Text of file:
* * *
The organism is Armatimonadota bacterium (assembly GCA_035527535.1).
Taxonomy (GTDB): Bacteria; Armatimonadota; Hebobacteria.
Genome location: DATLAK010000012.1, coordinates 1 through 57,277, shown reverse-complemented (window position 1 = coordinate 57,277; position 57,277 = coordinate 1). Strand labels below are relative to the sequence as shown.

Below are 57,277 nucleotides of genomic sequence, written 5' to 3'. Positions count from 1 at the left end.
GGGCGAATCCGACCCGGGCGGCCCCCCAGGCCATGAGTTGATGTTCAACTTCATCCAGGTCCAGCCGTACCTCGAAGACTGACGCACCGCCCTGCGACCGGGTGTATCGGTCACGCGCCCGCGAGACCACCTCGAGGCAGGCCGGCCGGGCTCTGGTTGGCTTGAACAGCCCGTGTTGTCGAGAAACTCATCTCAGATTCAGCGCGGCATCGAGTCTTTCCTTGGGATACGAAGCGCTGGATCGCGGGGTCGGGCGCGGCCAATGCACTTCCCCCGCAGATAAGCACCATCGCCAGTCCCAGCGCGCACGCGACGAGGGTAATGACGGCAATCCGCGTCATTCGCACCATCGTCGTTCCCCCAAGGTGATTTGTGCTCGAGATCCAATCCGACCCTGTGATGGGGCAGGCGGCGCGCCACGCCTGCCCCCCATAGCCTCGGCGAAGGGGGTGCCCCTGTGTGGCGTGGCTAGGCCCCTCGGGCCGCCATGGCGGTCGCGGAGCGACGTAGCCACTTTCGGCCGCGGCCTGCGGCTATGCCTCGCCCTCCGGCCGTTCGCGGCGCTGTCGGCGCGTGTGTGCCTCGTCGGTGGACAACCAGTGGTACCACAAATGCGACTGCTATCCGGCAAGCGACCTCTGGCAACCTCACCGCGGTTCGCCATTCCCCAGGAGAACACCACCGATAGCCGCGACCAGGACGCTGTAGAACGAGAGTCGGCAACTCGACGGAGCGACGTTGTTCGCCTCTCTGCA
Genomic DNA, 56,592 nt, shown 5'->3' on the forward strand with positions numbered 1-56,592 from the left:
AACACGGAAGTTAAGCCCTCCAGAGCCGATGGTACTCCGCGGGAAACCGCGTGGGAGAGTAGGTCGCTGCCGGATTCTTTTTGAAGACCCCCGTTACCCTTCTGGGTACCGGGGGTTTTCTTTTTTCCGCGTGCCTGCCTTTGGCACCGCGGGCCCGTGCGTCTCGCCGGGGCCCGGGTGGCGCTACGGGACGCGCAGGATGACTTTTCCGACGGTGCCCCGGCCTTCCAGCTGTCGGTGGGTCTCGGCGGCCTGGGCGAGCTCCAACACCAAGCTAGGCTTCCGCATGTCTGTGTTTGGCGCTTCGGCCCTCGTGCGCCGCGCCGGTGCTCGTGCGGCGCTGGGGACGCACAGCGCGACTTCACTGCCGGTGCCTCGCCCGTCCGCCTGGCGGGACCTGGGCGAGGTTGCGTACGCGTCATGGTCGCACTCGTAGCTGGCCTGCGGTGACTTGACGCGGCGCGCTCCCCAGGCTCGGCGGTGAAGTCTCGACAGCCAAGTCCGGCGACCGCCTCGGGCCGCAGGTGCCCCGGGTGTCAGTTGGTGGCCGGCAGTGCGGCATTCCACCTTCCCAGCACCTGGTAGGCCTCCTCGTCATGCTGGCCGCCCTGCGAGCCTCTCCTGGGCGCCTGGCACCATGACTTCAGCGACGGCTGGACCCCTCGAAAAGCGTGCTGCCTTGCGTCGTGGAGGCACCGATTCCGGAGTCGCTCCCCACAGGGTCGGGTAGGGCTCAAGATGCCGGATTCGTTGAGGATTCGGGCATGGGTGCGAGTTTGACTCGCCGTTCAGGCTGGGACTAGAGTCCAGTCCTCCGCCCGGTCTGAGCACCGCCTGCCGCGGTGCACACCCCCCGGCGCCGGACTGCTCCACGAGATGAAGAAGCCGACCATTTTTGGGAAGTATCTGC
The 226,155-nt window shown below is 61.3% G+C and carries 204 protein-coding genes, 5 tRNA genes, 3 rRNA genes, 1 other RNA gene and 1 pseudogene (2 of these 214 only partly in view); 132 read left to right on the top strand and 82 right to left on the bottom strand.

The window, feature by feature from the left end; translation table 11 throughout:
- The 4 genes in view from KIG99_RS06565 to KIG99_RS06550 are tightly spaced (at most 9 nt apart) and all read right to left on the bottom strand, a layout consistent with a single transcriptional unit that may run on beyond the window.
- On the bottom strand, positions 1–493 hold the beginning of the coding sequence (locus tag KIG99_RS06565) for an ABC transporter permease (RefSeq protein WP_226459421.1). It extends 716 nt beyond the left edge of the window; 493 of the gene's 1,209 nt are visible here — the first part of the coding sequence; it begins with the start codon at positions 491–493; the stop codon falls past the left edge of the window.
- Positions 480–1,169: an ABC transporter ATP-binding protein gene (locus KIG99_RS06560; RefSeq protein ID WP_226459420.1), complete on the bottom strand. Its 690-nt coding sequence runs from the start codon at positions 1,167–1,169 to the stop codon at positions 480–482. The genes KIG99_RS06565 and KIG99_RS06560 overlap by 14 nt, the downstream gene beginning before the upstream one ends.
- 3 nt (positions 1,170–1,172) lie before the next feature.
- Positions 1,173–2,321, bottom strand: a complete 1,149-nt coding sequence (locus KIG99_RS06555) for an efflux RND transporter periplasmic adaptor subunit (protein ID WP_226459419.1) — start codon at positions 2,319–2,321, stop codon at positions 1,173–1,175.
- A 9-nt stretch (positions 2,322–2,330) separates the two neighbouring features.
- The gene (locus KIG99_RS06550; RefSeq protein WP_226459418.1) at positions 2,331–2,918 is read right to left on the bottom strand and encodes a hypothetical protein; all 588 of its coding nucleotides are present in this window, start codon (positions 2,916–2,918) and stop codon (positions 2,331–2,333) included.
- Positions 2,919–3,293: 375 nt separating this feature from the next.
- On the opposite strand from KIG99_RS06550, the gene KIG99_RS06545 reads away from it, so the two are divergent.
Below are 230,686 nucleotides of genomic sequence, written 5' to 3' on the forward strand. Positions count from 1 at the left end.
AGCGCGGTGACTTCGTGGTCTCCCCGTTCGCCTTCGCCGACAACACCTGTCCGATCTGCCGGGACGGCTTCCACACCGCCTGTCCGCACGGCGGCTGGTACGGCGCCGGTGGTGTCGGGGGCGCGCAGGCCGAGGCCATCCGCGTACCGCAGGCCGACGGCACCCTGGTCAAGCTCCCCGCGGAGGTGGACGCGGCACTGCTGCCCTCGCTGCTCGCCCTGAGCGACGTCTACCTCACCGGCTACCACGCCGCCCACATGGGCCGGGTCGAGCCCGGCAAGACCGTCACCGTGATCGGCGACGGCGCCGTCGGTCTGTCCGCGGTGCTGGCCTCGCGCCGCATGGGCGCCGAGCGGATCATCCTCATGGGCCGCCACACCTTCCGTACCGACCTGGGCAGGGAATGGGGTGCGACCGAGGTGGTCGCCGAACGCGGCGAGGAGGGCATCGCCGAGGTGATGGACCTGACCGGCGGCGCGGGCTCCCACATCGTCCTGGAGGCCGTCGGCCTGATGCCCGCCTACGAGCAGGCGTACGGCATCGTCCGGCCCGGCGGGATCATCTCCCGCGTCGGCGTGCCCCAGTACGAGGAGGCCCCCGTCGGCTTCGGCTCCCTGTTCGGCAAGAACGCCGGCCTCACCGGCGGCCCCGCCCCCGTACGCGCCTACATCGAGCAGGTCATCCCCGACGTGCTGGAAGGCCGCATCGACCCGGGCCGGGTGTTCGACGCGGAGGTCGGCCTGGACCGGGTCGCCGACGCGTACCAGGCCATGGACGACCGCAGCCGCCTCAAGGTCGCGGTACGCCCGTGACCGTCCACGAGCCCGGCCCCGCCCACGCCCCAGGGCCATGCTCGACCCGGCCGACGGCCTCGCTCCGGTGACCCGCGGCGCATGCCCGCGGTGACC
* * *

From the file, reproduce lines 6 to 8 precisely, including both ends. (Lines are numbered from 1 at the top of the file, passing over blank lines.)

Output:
Genomic DNA, 56,592 nt, shown 5'->3' on the forward strand with positions numbered 1-56,592 from the left:
AACACGGAAGTTAAGCCCTCCAGAGCCGATGGTACTCCGCGGGAAACCGCGTGGGAGAGTAGGTCGCTGCCGGATTCTTTTTGAAGACCCCCGTTACCCTTCTGGGTACCGGGGGTTTTCTTTTTTCCGCGTGCCTGCCTTTGGCACCGCGGGCCCGTGCGTCTCGCCGGGGCCCGGGTGGCGCTACGGGACGCGCAGGATGACTTTTCCGACGGTGCCCCGGCCTTCCAGCTGTCGGTGGGTCTCGGCGGCCTGGGCGAGCTCCAACACCAAGCTAGGCTTCCGCATGTCTGTGTTTGGCGCTTCGGCCCTCGTGCGCCGCGCCGGTGCTCGTGCGGCGCTGGGGACGCACAGCGCGACTTCACTGCCGGTGCCTCGCCCGTCCGCCTGGCGGGACCTGGGCGAGGTTGCGTACGCGTCATGGTCGCACTCGTAGCTGGCCTGCGGTGACTTGACGCGGCGCGCTCCCCAGGCTCGGCGGTGAAGTCTCGACAGCCAAGTCCGGCGACCGCCTCGGGCCGCAGGTGCCCCGGGTGTCAGTTGGTGGCCGGCAGTGCGGCATTCCACCTTCCCAGCACCTGGTAGGCCTCCTCGTCATGCTGGCCGCCCTGCGAGCCTCTCCTGGGCGCCTGGCACCATGACTTCAGCGACGGCTGGACCCCTCGAAAAGCGTGCTGCCTTGCGTCGTGGAGGCACCGATTCCGGAGTCGCTCCCCACAGGGTCGGGTAGGGCTCAAGATGCCGGATTCGTTGAGGATTCGGGCATGGGTGCGAGTTTGACTCGCCGTTCAGGCTGGGACTAGAGTCCAGTCCTCCGCCCGGTCTGAGCACCGCCTGCCGCGGTGCACACCCCCCGGCGCCGGACTGCTCCACGAGATGAAGAAGCCGACCATTTTTGGGAAGTATCTGC
The 226,155-nt window shown below is 61.3% G+C and carries 204 protein-coding genes, 5 tRNA genes, 3 rRNA genes, 1 other RNA gene and 1 pseudogene (2 of these 214 only partly in view); 132 read left to right on the top strand and 82 right to left on the bottom strand.